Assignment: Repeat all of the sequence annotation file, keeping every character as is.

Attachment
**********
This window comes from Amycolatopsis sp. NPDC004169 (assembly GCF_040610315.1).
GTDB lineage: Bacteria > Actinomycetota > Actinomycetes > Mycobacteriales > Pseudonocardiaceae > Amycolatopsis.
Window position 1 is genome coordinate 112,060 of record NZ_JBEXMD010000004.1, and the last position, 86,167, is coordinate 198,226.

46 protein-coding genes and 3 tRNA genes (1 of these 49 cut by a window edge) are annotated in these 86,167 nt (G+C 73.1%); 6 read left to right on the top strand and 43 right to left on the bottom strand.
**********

This window comes from Amycolatopsis sp. NPDC004169 (assembly GCF_040610315.1).
GTDB lineage: Bacteria > Actinomycetota > Actinomycetes > Mycobacteriales > Pseudonocardiaceae > Amycolatopsis.
Window position 1 is genome coordinate 112,060 of record NZ_JBEXMD010000004.1, and the last position, 86,167, is coordinate 198,226.

46 protein-coding genes and 3 tRNA genes (1 of these 49 cut by a window edge) are annotated in these 86,167 nt (G+C 73.1%); 6 read left to right on the top strand and 43 right to left on the bottom strand.